Heriot Toun in winter

'Kirsty' Loch Fyne Skiff, built 1921by John Fyfe at Ardmaleish Boatyard, Port Bannatyne, Isle of Bute.

Kirsty's 100th birthday is coming up in 2021...  Watch this space!

Some facts and data on our wooden boat 'Kirsty. Owned and cared for by ourselves - Pat and Andy Law since 1997, Kirsty is the hub and catalyst of many of Pat's arts projects.

A bit of history...

The Loch Fyne skiff was the last evolutionary stage in the era of sailing boats in the Clyde area, prior to the advent of motorisation in the first decades of the twentieth century. Based on the lines of these fishing vessels, Kirsty was built in 1921 on the island of Bute to the designs of her original owner David Mowat who wanted a rugged no-nonsense family cruising boat in which to cruise the Western isles. Sturdy construction of pitch pine on grown oak frames combines with a graceful sheer sweeping upwards to the high stern so typical of the skiffs. The result is a comfortable seakindly boat especially suited to our northern waters. She is 37 ft. long plus bowsprit, is a gaff rigged ketch and weighs 15 tonnes.

Down below is a cosy wooden clad saloon with a solid fuel stove and ample stowage, perfect for coorying-in on dreich days. A spacious and delightful foc'sle sleeps two on comfy bunks.

Kirsty remained in Scotland until 1955 when she was sold to a flight lieutenant in the Royal Airforce and moved to the south of England, we brought her back from Falmouth to the Oban area in 1997.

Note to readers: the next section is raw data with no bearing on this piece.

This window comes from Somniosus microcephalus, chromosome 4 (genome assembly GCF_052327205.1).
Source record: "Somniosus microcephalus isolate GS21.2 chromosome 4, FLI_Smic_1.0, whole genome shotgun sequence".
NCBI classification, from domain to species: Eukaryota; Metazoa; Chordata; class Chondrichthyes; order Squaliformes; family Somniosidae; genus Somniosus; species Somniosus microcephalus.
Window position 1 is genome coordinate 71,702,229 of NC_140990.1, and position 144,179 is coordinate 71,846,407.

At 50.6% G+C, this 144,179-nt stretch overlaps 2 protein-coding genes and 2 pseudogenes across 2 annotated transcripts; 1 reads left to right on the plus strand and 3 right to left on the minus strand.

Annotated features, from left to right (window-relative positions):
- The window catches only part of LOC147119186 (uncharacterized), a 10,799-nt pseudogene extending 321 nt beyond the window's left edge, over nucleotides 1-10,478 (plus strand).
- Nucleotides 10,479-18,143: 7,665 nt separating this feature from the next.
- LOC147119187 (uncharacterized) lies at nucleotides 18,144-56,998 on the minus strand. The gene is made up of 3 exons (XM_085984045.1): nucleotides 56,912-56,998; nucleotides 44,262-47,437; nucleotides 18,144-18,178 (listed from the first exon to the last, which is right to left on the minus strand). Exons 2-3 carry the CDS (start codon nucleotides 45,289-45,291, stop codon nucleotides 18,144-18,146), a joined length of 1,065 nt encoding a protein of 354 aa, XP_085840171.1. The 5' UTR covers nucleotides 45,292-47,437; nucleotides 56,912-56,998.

When we bought Kirsty we inherited a box of historical goodies thanks to her past owners who carefully kept the register of owners, magazine and newspaper clippings, letters, bill of sales and photographs that were associated with the boat. 

Included is a letter written by an elderly lady (Jean Hunter) and one of the family of Fyfes who owned the boatyard where Kirsty was built. She wrote the letter to the owners in the eighties - Peter and Fran Flutter - from a nursing home in Bute, reminiscing about the days when Kirsty was under construction. She watched the launch in 1921 and was aboard during her maiden voyage. When Fran and Peter Flutter (who lived aboard Kirsty for 25 years) sailed to Bute to visit the boatyard in the 80's, Jean Hunter was sadly unaware of this event and never saw the boat again. However, I'm sure she would be pleased to hear that Kirsty is still well cared for and back sailing in home waters.

Only a few L. Fyne skiffs survive today.

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